The Chicago White Sox’s flurry of moves right before the calendar turns to December has the hot stove turned up a tick and the rebuild moving off of cruise control. But ironically, it’s a different kind of “Cruz” that could shift the organization into acceleration.
With the trade of Omar Narvaez to the Seattle Mariners for high-powered relief option Alex Colome, Chicago swapped four years of team control for two. And no team does that unless they intend to be as efficient with that control as possible. To be fair, Narvaez was flawed defensively, coming off a career year offensively, and presumably on borrowed time with prospects like Zack Collins and Seby Zavala gunning for the backstop position, so any good executive would see the ingredients ripe for a sell-high scenario.
However, Rick Hahn also saw a way to upgrade the bullpen in a pinch, and according to Jeff Passan of MLB.com, incumbent 3B/DH Matt Davidson is going to be non-tendered, meaning Hahn may have designs on another upgrade.
Regardless of whatever the White Sox have planned at third base or in right field, Davidson’s exit means less clogging of the roster at the DH spot. Prior to the Davidson news, a potential platoon with Daniel Palka made a lot of sense (Davidson: .913 OPS vs. LHP, Palka: .847 OPS vs. RHP), but with his absence, Palka would likely be overexposed as a full-time DH.
So at the very least Palka needs a platoon partner. That answer could be Seby Zavala, who is now the odds-on favorite to compete for the backup catcher spot, but to stick with the theme of a club preferring to chase .500 or more in 2019 rather than a top ten draft pick, they may still go outside of the organization. And they may need to find more than a platoon partner, considering this tidbit from MLB.com’s Scott Merkin:
White Sox have agreed to terms on a one-year deal with Leury Garcia and they will non-tender Matt Davidson and Avisial Garcia.
— Scott Merkin (@scottmerkin) November 30, 2018
If the White Sox have truly moved on from Avisail Garcia, then Palka could potentially be utilized in right field, although that is subject to what other moves Chicago makes. A certain man named Bryce Harper is still a free agent.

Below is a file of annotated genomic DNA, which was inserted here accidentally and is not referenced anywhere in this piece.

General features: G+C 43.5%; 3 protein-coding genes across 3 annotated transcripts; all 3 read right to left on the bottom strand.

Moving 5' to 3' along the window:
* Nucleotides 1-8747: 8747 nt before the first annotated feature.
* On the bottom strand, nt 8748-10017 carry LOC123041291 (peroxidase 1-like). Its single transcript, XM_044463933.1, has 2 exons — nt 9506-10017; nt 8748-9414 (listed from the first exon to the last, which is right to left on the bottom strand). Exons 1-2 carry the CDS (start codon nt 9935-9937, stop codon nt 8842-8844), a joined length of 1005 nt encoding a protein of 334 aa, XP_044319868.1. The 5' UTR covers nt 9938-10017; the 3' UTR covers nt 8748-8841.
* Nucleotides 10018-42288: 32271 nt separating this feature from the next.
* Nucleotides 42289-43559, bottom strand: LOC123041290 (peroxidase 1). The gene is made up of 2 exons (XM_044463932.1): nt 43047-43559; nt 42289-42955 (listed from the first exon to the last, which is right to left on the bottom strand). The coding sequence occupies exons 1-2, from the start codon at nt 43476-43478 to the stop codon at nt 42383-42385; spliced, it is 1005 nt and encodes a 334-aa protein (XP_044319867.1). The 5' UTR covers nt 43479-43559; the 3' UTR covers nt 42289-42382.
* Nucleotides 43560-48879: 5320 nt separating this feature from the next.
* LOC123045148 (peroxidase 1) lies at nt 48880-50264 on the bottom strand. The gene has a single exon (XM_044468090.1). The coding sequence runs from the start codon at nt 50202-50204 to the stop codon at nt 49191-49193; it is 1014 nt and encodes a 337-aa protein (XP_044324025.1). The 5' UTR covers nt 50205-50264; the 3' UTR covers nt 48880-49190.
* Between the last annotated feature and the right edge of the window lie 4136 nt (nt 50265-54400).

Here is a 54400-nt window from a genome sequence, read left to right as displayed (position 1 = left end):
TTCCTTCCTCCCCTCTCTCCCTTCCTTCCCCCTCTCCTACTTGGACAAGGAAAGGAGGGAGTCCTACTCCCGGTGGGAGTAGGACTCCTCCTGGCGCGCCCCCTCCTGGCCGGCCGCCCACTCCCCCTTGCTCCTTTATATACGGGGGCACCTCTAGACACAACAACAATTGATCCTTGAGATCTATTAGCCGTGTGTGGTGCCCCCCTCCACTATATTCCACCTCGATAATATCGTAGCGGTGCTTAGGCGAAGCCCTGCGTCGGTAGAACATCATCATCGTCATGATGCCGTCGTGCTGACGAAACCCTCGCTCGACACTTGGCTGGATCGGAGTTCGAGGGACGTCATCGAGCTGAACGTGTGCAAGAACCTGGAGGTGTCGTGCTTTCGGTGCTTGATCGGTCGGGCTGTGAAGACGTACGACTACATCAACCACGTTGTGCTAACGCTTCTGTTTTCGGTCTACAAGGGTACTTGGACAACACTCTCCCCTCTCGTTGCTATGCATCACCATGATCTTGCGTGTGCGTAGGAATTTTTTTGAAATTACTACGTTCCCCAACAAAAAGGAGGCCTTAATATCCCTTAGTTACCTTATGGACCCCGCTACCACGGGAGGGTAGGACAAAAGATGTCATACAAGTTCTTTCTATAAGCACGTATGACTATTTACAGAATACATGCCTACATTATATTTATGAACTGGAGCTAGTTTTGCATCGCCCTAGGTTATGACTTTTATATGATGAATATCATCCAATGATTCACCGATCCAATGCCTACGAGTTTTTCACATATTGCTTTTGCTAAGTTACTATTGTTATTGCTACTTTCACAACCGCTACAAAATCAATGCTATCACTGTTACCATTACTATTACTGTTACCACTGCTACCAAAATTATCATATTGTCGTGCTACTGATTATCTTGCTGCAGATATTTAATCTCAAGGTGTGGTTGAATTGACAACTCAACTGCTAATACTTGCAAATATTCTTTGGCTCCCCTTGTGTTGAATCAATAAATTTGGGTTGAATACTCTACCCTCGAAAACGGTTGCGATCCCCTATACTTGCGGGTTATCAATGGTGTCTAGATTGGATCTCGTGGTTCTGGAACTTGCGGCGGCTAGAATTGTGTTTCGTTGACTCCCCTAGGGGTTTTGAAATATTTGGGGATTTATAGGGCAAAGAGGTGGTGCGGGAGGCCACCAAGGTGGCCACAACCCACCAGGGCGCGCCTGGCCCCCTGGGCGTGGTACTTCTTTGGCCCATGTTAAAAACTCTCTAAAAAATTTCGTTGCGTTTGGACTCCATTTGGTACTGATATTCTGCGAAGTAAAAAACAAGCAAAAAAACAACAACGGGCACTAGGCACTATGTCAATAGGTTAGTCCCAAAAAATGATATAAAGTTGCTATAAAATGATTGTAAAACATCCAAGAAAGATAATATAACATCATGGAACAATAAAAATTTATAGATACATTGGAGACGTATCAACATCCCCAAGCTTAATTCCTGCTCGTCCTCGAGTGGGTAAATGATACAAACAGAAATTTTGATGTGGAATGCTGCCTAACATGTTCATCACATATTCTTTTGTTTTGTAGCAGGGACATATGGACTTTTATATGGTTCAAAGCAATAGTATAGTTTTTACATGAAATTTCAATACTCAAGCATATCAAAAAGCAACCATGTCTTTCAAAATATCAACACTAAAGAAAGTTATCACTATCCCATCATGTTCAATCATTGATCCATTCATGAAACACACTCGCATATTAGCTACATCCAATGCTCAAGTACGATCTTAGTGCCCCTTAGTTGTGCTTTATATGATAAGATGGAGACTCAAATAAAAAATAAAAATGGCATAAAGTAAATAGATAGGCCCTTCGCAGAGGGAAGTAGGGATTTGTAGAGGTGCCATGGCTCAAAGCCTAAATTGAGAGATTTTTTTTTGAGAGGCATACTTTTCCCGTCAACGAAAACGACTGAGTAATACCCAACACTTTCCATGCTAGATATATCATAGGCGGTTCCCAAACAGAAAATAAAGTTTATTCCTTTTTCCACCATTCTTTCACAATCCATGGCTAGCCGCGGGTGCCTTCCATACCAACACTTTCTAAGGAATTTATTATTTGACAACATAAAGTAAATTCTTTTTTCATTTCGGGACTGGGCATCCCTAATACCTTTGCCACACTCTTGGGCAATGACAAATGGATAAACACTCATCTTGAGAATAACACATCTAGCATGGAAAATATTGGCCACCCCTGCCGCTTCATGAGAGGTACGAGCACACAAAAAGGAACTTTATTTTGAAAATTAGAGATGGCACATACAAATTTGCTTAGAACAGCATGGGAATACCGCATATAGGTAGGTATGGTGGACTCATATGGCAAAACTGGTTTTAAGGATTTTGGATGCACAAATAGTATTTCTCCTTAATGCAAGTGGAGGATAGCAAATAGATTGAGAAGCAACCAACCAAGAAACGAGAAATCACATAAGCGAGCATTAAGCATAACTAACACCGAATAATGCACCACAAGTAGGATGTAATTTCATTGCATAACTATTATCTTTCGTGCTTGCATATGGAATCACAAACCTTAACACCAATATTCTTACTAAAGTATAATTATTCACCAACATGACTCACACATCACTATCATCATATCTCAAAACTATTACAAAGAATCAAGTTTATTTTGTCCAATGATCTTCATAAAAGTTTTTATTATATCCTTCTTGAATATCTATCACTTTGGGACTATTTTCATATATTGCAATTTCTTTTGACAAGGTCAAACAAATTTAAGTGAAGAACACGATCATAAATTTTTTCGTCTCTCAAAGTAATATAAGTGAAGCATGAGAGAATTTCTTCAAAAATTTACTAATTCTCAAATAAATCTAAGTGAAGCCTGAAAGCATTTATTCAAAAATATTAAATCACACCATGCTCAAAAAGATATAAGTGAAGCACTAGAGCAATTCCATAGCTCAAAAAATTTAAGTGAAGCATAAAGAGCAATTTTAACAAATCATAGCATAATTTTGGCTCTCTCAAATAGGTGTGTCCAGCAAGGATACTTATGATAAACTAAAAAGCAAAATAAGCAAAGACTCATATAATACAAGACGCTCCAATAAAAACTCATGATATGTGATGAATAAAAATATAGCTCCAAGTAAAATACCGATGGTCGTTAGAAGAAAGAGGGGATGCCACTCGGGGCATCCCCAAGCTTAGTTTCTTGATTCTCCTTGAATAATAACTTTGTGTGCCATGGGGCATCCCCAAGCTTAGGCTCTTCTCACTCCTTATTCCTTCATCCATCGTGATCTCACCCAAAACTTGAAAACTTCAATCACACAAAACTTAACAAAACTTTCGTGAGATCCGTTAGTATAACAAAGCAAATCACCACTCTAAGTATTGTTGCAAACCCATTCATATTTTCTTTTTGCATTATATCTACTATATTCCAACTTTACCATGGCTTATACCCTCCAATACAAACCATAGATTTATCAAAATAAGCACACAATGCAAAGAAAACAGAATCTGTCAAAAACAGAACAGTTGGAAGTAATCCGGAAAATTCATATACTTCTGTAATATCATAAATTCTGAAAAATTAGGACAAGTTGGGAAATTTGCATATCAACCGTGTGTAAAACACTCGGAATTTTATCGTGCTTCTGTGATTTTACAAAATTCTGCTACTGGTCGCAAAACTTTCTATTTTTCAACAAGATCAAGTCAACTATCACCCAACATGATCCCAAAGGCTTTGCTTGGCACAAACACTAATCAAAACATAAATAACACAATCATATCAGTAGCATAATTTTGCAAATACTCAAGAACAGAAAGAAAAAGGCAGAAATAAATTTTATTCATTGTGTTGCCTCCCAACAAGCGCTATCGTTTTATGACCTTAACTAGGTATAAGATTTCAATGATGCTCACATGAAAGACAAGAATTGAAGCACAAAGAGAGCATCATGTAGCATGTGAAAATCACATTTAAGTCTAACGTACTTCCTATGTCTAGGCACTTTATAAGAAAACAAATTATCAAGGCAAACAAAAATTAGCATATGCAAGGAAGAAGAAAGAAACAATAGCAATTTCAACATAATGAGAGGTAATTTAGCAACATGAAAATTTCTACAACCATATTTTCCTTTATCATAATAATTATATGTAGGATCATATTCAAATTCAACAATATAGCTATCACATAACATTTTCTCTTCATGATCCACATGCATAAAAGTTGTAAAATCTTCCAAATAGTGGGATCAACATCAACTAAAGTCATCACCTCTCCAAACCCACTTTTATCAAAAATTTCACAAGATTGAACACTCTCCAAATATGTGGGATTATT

But this volatile roster shuffle means another bat or two is coming one way or another, and regardless of whether Chicago lands a big fish, Nelson Cruz could look awfully good in black and white come opening day.
Earlier this month, Jon Heyman of Fancred Sports reported the White Sox as one of the interested teams in Cruz, along with the Astros and Rays.
Teams on Nelson Cruz: astros, white sox, rays, more
— Jon Heyman (@JonHeyman) November 6, 2018
The 37 year-old Cruz is coming off an All-Star season in which he swatted 37 bombs and got on base at a .342 clip in his fourth year with Seattle.
Ironically, Cruz has seen his power peak in contrast to the traditional aging curve, averaging 40 home runs across his age 33-37 seasons. All of this coming on the heels of a PED suspension, which precipitated his eventual one-year “prove-me” deal with Baltimore before signing with the Mariners on bigger money contract.
That contract is up now and Seattle is in massive retooling mode, so Cruz looks to be on his way out.
Many clubs are remiss to employ the pure DH in today’s day and age, with a premium placed on using the spot as a more flexible position that serves as a conduit to manage roster shuffling rather than power potency, meaning the modern designated hitter usually carries more versatility.
For the White Sox however, that’s not a luxury they need. They can very easily plug-and-play Nelson Cruz and his 35-40 home runs into the DH spot, without worrying about needing the position to house roster overflow. The two moves they made today already trimmed a lot of the fat that would have landed in the DH gut.
Instead that roster spot can carry a player who can lift all of the freight, and despite his age, Cruz is more than capable. His average of 40 home runs over the last five seasons are paired with an average .281/.356/.541 line, so there’s more than pop in his bat. His hard contact rates over the last two seasons have been the healthiest of his career (40.7% and 42.3% respectively per FanGraphs) and that goes along with a 9.6 percent walk rate in his time with the Mariners.
His 22.4 percent career strikeout rate is actually above his 20.6 percent mark last season, both of which are more than palatable when this much power is in play.
If this is what “father time” looks like for Cruz, then by all means, bring it on.
The only reason to hit the pause button would be if Chicago felt it would take more than a one-year commitment to lock him down, but given the traditional market for pure DH bats, the White Sox stand to pay a below market rate for wins in any deal for Cruz.
It would likely take $12-$15 million on a single year deal to land the slugger, and even if he merely replicated his 2.5 fWAR from last season, his true value provided would be more in the $20 million range – a paycheck typically reserved for those who can offer something in the field.
A Cruz signing wouldn’t preclude Chicago from backing up the Brinks truck for Harper or Machado either, as it would only make a small dent in the teeming payroll space they’re currently swimming in. He also would come at no draft pick cost as he was ineligible for a qualifying offer.
Rick Hahn saw a market opportunity with Alex Colome to make arguably the first win-now move since the start of the teardown, and there’s a tremendous opportunity here for him to make the second one. The rebuild is no longer in cruise control and fittingly Cruz may help Chicago officially switch gears.
You can follow Owen on Twitter for more White Sox analysis at @The_Xsport